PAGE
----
The second day of talks between South Sudan’s President Salva Kiir, and his former deputy, Riek Machar ended with both leaders reiterating their desire for peace as they promised to meet regularly in the lead up to the formation of a Transitional Government of National Unity, expected on 12 November 2019.
A handshake, a hug and other pleasantries exchanged upon Machar’s arrival, the leaders and their subordinates soon took their seats, but not before an invocation of spiritual intervention, complete with song and prayer.
“No matter the magnitude of the issues that we will face, it is incumbent upon us to do that which is well, which is right – that is to come together and reason,” said the chair of the South Sudan Council of Churches Bishop Alkangelo Wani Lemi, setting the mood of the day’s deliberations.
It was no surprise, in a country where religion seems to play a significant role.
In April this year, South Sudanese leaders visited Rome, where Pope Francis knelt to kiss their feet, and on Wednesday morning, there was an obvious recourse to that spirit.
“It is in reasoning, in dialoguing, and in sitting together and accepting one another, that we will put everything on the table and discuss for the good of the people whose hands have not forgiven its leaders,” continued Bishop Wani Lemi.
The mood set, the two leaders and their representatives went into a closed-door meeting, emerging hours later to briefly speak to the eagerly waiting members of the media.
“You have now seen how we are; we are progressing very well in our discussions,” said President Kiir, as journalists pricked up their ears, seeking to hear more.
For the opposition leader, there was a certain significance to being back home.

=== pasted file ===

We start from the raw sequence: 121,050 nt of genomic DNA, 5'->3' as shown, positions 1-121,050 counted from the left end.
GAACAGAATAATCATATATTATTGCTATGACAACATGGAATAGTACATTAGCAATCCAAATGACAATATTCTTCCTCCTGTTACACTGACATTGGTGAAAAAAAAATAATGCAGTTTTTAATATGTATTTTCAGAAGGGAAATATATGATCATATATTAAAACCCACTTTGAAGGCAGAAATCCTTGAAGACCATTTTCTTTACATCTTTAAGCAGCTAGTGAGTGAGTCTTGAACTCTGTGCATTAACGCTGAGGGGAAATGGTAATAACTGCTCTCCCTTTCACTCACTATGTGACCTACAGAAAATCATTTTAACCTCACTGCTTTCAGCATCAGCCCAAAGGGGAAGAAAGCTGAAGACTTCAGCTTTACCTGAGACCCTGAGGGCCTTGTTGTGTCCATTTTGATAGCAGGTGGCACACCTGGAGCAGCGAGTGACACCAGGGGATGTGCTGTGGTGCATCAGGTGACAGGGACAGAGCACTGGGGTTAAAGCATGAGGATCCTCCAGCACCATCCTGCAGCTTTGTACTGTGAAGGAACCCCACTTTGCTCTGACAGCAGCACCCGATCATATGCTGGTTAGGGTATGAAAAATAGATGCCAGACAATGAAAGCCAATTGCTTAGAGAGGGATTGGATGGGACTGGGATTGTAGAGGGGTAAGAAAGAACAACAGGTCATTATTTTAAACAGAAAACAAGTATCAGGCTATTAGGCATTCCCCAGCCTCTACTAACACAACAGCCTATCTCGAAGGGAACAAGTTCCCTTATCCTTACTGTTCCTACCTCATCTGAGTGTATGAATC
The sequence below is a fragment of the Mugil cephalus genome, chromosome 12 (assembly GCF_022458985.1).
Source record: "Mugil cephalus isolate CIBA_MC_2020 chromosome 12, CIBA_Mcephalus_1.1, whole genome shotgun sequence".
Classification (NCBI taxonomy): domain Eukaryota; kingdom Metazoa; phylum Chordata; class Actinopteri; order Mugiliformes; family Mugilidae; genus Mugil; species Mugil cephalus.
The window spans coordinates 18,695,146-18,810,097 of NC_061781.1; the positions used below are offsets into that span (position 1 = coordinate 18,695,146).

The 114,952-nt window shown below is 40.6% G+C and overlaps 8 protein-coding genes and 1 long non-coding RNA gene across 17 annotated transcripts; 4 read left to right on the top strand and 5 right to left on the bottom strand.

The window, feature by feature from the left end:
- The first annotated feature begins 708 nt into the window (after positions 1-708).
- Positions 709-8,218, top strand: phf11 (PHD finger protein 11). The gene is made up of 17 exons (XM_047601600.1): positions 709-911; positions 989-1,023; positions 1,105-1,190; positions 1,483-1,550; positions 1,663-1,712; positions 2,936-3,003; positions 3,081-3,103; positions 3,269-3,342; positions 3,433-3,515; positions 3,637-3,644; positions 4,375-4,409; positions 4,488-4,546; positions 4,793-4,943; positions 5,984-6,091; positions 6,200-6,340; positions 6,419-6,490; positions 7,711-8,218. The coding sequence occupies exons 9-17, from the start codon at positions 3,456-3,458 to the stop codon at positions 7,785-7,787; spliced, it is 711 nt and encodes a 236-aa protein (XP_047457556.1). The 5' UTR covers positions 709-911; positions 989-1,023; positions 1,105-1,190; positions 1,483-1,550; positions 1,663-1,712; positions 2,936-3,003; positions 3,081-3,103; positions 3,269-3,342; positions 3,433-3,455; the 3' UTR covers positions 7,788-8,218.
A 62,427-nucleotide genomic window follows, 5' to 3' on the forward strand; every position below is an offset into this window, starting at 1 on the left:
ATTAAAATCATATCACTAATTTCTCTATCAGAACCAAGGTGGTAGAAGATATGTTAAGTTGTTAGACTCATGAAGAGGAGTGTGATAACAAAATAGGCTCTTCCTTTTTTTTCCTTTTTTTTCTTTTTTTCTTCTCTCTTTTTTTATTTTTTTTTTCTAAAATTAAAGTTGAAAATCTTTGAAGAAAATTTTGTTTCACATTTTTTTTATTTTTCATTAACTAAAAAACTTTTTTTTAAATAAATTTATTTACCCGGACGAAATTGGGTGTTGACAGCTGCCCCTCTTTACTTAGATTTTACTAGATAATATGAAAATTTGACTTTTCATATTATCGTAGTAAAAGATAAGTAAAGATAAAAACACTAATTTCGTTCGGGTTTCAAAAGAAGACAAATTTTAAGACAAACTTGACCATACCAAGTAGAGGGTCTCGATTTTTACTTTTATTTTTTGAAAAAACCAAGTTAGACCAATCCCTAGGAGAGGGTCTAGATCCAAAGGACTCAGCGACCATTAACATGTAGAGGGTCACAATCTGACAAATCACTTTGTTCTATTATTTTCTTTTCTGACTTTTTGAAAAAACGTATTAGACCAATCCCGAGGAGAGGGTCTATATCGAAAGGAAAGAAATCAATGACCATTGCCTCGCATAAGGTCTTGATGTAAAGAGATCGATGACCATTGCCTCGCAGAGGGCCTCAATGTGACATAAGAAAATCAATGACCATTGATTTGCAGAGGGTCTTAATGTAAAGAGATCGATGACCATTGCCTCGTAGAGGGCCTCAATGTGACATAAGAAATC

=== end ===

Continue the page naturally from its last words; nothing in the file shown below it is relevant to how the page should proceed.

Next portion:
“Juba is home, and I have come back to Juba, even if I go away for some time,” said Dr. Machar. “IGAD (the regional intergovernmental bloc), will determine my status to be free to come and discuss more with you here, but we have made important progress,” he added, promising frequent meetings, particularly after a summit organized by IGAD.
Acknowledging the limited time to the deadline for the formation of a transitional government, the two leaders preferred to let their subordinates divulge the fleshy details of their meetings.
“It is a positive move and a commitment towards the stability of South Sudan,” said Tut Gatluak, President Kiir’s advisor on security affairs, who is also the chair of the National Pre-Transitional Committee.
“We also talked about [the] non-signatory parties. As you are all aware, we have parties led by Thomas Cirillo and Paul Malong, and there is need to bring them on board. Without them, this peace may have difficulties and that is why we must move as one people; as South Sudanese,” said Henry Odwar, the deputy chair of Machar’s political movement.
Apart from the need to fund the peace process, Odwar also reported that part of the discussions highlighted an urgent need to take peace messages to every part of South Sudan and the diaspora.
Also spotlighted, was the need to incorporate the agreement into the country’s constitution, the creation of a free political space, security laws, and the contentious issue concerning the number of states and their boundaries.